The new Display Audio is, in my opinion, a downgrade over the standard audio system, an ergonomic disaster that is distracting to use while the vehicle is moving. The color touchscreen features “buttons” that are too small for my large, stubby fingers, and if your aim is inaccurate – which happens frequently given the glare reflecting off the display and the fact that the driver typically needs to squint to see anything on it – the system frequently refuses to respond to inputs. Seriously, give me the standard audio system with its big station pre-sets, Bluetooth streaming capability, and large power/volume and station tuning knobs, please.
As for comfort levels, despite the presence of an eight-way power driver’s seat and a tilt/telescopic steering wheel in our RAV4 Limited test vehicle, I never quite found the right combination of seat height, thigh support, and legroom. For comparison, I’m six-feet tall with a 33-inch pants inseam, so your results may vary. Notably, I found myself quite comfortable if willing to give up my desired seat height.
The RAV4’s back seat is not wide, but it offers plenty of legroom coupled with a tall cushion, providing an excellent view out. The seat slides fore and aft to maximize space for legs or cargo, and the seatback reclines to help passenger’s more effectively nap. It is very easy to install child seats in the RAV4, and to snug them down nice and tight.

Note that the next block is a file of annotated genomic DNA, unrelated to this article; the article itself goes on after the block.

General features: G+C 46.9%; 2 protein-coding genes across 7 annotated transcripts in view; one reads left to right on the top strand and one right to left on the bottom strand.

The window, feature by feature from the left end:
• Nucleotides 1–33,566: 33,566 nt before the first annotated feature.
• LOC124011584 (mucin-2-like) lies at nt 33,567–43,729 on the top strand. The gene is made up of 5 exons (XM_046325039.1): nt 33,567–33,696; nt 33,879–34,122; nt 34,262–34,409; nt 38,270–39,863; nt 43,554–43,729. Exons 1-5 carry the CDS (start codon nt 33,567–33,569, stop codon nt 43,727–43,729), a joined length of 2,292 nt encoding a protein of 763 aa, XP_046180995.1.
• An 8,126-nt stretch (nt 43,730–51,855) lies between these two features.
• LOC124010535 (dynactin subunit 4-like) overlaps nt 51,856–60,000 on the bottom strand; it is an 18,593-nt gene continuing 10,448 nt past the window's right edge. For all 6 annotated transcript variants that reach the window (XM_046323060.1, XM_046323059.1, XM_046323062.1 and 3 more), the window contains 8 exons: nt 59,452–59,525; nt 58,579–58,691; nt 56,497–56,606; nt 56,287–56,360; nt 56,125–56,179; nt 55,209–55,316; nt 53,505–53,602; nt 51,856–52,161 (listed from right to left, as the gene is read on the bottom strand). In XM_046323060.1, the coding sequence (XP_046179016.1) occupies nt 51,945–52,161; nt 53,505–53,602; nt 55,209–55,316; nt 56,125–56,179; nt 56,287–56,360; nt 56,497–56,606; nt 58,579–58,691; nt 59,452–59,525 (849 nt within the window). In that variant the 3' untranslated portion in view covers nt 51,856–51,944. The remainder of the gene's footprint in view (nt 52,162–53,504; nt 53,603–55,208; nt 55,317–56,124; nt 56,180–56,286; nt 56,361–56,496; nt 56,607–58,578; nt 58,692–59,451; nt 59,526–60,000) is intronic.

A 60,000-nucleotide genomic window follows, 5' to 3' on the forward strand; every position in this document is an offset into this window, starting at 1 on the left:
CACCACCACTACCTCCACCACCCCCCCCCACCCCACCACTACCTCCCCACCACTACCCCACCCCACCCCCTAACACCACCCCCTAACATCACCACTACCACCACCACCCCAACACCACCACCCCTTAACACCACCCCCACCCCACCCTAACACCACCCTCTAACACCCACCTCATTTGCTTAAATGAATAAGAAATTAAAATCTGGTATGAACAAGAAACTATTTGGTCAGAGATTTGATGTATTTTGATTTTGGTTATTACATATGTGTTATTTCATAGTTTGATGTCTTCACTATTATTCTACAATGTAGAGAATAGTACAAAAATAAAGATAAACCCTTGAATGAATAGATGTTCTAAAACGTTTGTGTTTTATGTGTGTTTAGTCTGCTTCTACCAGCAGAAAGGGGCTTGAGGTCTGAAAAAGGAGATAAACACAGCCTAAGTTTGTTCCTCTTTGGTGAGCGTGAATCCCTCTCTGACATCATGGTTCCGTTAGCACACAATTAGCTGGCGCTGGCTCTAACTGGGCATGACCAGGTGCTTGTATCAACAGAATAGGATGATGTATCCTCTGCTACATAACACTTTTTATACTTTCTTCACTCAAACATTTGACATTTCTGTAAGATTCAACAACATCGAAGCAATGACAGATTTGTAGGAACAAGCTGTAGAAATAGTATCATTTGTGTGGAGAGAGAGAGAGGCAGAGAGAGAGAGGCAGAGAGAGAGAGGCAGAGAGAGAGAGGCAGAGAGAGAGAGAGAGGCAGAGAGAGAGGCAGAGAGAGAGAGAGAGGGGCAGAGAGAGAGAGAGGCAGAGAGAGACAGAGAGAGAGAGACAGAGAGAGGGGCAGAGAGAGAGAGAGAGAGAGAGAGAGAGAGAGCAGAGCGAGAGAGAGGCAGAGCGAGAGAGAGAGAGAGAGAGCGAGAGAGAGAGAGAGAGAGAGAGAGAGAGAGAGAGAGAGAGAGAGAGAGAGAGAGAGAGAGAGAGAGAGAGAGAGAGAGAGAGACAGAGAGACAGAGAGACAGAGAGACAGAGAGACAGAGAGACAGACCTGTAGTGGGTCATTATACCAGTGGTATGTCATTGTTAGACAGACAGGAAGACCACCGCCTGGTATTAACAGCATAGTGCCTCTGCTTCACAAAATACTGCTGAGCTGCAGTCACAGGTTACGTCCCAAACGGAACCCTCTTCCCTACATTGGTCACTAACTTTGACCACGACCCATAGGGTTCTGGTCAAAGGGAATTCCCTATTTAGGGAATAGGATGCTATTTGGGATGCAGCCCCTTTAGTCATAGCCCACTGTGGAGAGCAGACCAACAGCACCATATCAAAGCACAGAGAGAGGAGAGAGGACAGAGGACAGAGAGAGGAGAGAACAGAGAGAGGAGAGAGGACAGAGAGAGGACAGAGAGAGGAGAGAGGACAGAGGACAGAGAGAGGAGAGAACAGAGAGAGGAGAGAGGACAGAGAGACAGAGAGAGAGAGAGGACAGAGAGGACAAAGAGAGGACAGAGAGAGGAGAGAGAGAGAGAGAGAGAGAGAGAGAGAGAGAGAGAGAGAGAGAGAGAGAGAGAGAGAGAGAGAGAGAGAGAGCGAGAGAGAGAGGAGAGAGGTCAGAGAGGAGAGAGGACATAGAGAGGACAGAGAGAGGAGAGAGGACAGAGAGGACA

Cargo space is generous behind the RAV4’s back seat, with 37.2 cu-ft. of volume available to swallow a substantial portion of your belongings. Fold the second-row seat, and the RAV4 can be loaded with up to 73 cu-ft. of stuff, landing it nearly into mid-size SUV territory.2012 Toyota RAV4 Review: Powertrain
What’s New for 2012:
- No changes
How Does It Go
When you buy a 2012 Toyota RAV4, you can choose between a 2.5-liter four-cylinder engine making 179 horsepower or a 3.5-liter V6 cranking a fairly astonishing 269 horsepower and a whole bunch more torque. A simple four-speed automatic is paired with the four-cylinder, while the V6 is bolted to a five-speed automatic. Front-wheel drive is standard, and either engine is available with on-demand four-wheel drive.